Pretrial Release and Contempt (Part 2)

by | Sep 28, 2020 | Blog, Criminal Law, Monmouth County, New Jersey, Ocean County

Justice Rabner continued in relevant part: We note as well that N.J.S.A. 2C:29-9 states that a violation of an order entered under any of the following statutes or circumstances may be subject to a contempt prosecution: the Prevention of Domestic Violence Act, N.J.S.A. 2C:25-17 to -35; the Sexual Assault Survivor Protection Act, N.J.S.A. 2C:14-13 to -21; the Extreme Risk Protective Order Act, N.J.S.A. 2C:58-20 to -32; and a restraining order based on a conviction for stalking or, in certain circumstances, an allegation of stalking, N.J.S.A. 2C:12-10.1, -10.2. N.J.S.A. 2C:29-9(b) to (e). Although the contempt statute has been amended four times since the enactment of the CJRA, the Legislature did not add the CJRA to that list. See L. 2015, c. 141, § 1 (eff. Nov. 9, 2015); L. 2015, c. 147, § 10 (eff. May 7, 2016); L. 2016, c. 93, § 3 (eff. Jan. 9, 2017); L. 2018, c. 35, § 12 (eff. Sept. 1, 2019).

Because we rely heavily on language and legislative history that is particular to the CJRA, we need not consider case law from other contexts at length. In Williams, the Appellate Division focused on the probation statute and concluded that “contempt of court should not be superimposed as an additional remedy in a probation violation setting if the act that occasions the violation itself is not otherwise criminal.”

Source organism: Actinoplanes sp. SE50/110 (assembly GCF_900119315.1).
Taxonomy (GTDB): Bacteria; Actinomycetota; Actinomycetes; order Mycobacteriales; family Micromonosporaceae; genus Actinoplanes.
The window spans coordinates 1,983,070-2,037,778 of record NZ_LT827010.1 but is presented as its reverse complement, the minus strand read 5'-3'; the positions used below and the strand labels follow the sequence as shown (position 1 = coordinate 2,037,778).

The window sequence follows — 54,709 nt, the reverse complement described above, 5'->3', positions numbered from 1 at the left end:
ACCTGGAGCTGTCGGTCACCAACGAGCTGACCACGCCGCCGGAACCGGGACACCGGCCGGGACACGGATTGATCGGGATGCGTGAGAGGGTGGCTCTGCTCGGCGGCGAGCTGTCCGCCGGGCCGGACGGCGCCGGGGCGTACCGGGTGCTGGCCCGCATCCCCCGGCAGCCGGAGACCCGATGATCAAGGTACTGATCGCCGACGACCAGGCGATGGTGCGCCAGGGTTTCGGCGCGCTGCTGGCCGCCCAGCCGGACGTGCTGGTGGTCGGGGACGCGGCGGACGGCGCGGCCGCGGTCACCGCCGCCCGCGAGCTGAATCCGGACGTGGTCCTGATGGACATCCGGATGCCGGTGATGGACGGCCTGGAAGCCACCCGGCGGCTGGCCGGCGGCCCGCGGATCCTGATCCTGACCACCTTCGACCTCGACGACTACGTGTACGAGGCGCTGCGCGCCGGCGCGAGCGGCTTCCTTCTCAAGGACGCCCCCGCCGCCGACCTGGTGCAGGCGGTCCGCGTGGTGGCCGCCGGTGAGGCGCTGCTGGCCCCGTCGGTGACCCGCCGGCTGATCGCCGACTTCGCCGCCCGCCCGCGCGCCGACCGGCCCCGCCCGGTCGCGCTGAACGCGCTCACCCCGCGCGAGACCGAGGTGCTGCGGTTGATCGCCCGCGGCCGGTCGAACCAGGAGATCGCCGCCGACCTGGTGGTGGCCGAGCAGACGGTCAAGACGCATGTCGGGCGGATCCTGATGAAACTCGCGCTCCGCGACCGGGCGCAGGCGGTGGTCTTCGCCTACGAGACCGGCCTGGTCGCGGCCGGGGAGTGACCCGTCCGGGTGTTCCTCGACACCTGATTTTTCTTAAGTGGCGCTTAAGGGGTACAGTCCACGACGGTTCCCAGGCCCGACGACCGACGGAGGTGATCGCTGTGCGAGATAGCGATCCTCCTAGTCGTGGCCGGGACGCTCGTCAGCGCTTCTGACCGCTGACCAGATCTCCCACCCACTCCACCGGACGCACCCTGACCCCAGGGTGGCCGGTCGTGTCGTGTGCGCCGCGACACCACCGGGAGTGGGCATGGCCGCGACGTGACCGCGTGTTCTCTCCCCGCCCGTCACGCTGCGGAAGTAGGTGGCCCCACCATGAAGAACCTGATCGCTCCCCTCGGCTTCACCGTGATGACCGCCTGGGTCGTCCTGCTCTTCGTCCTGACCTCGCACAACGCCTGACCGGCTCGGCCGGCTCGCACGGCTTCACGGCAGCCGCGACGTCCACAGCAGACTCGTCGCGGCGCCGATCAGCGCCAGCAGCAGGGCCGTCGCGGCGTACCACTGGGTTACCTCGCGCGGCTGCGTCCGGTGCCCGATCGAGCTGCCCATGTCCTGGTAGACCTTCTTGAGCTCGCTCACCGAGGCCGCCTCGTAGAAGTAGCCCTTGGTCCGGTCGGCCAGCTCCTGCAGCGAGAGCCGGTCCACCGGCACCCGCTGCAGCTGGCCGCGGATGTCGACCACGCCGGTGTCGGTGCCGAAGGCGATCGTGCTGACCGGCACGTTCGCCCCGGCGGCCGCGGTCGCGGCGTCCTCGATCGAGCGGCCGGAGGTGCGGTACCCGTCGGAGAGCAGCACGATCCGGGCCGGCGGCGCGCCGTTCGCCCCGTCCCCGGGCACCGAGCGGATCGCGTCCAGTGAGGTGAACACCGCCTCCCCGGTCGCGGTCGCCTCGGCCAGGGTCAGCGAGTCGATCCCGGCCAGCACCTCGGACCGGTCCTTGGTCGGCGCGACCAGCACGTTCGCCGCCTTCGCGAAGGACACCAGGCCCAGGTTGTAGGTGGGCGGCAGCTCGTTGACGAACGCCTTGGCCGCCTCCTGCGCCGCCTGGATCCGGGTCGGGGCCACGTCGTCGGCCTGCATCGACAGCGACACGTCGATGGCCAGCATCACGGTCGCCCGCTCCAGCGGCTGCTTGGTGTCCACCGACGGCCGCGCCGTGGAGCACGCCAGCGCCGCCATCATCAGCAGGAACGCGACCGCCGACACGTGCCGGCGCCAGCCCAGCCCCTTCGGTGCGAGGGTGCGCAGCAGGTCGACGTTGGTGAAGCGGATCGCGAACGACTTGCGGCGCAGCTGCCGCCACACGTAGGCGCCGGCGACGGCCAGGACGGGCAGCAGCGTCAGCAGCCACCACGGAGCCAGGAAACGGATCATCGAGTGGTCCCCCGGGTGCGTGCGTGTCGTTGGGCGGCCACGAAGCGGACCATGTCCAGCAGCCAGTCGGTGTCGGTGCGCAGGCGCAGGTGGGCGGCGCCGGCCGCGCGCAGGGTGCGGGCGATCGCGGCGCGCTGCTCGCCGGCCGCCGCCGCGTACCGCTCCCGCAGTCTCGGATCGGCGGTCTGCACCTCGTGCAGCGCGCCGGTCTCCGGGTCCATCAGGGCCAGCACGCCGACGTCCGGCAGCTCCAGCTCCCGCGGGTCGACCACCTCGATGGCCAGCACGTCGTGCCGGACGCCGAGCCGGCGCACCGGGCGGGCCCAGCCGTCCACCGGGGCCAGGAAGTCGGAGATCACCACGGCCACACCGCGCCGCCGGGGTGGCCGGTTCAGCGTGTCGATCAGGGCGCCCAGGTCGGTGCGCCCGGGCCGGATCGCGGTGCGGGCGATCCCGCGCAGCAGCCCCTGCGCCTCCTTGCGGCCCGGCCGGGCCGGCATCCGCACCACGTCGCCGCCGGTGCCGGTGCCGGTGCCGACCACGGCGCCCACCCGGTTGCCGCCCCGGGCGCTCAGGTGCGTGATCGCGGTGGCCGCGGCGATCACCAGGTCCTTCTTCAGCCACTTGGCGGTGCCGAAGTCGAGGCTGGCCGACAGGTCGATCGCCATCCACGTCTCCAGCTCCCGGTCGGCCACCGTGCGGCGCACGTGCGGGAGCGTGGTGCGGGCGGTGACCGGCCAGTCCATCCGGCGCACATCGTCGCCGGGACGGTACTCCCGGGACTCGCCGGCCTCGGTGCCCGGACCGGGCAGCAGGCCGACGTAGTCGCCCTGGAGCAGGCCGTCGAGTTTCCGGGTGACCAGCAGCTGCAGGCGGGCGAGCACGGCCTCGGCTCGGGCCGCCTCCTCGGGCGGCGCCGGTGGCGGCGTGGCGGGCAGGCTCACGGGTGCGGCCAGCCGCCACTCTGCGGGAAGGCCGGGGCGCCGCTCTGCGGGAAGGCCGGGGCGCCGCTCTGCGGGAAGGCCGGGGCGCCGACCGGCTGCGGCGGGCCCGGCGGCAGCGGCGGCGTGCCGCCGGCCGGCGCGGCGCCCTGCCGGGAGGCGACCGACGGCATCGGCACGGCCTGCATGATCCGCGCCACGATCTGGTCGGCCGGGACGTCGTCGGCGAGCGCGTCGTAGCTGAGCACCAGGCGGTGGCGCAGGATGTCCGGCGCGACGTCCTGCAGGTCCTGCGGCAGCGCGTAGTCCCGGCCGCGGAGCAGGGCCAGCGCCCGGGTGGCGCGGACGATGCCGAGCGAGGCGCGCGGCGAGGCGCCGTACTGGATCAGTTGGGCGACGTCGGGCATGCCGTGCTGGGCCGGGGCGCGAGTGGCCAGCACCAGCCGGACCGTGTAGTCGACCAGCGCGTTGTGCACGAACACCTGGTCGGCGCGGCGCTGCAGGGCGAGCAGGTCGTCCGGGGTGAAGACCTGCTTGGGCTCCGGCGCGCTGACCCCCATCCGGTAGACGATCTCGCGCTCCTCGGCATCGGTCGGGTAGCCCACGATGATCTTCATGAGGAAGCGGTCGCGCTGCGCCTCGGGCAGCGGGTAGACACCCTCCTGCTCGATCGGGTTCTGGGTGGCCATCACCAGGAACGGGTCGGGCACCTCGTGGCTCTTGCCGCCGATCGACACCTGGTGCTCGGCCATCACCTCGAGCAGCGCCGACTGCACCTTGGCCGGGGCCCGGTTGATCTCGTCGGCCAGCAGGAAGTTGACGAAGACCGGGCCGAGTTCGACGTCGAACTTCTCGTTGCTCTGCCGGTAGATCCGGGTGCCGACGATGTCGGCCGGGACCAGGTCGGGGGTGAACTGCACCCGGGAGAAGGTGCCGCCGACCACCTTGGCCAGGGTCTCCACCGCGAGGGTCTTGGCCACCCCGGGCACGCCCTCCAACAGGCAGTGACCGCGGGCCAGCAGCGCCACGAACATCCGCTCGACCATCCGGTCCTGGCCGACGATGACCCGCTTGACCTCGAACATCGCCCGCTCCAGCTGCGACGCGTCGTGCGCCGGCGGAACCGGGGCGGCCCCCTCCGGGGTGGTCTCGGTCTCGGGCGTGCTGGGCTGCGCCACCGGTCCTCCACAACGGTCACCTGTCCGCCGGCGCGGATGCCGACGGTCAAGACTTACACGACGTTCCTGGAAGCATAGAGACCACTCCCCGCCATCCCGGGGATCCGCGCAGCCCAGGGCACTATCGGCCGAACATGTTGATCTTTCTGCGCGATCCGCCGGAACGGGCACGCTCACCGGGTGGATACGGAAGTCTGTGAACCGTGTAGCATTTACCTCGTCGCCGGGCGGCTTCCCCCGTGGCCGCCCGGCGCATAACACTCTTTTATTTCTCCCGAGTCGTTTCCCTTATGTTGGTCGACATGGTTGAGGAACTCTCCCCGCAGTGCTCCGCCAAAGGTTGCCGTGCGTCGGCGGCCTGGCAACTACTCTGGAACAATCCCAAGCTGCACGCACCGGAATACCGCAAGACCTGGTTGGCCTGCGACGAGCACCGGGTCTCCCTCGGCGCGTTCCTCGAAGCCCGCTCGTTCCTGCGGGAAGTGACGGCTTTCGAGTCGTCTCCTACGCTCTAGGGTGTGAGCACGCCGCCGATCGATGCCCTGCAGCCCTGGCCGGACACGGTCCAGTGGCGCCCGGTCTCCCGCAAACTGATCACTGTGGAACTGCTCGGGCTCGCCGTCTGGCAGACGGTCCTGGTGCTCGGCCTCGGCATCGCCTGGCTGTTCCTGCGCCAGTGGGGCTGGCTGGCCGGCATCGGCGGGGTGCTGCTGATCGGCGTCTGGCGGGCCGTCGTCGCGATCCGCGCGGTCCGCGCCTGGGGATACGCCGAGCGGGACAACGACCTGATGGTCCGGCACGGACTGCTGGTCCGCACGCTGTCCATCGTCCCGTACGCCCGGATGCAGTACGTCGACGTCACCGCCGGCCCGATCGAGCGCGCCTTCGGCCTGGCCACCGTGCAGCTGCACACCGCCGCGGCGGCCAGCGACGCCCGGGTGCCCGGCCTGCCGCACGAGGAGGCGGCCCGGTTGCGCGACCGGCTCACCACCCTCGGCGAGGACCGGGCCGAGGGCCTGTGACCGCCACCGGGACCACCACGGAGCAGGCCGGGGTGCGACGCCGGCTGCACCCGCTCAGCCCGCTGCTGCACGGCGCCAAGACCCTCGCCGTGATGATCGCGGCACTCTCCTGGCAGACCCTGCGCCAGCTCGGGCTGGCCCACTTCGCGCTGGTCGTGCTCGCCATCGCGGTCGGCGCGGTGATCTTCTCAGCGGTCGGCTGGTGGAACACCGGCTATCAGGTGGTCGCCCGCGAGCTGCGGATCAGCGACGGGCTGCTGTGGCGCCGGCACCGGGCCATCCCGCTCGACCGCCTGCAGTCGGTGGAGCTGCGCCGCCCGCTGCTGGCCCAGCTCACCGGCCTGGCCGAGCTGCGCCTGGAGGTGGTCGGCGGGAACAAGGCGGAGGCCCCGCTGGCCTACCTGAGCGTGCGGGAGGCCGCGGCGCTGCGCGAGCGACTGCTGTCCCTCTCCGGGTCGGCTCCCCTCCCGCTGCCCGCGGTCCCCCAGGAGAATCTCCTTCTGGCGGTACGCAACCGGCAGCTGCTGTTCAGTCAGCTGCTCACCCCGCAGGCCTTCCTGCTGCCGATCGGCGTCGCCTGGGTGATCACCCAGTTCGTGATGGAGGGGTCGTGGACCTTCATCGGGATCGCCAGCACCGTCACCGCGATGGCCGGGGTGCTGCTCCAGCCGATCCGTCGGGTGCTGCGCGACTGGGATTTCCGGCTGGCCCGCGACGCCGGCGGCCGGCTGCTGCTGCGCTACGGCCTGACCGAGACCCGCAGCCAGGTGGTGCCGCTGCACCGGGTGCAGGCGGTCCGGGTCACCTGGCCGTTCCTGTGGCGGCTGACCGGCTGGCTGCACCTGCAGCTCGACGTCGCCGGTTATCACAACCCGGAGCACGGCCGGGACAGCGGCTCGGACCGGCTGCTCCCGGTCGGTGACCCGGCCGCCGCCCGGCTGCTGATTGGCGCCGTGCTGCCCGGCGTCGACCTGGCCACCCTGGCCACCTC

In S.S., the Appellate Division held “it is contrary to the legislative intent expressed in the New Jersey Code of Juvenile Justice, and unjustified under existing statutory and common law, for a juvenile status offender to be adjudicated delinquent” for contempt for acts that do not violate the criminal code. The court emphasized “the overriding goal of the juvenile justice system is rehabilitation, not punishment.” Id. at 407. This Court affirmed for substantially the same reasons. State in Interest of S.S. (2005).

The Court’s logic is strong regarding the contempt statute being amended four times without reference to the CJRA. Deference to the Legislature usually works in the State’s favor, but not in this case.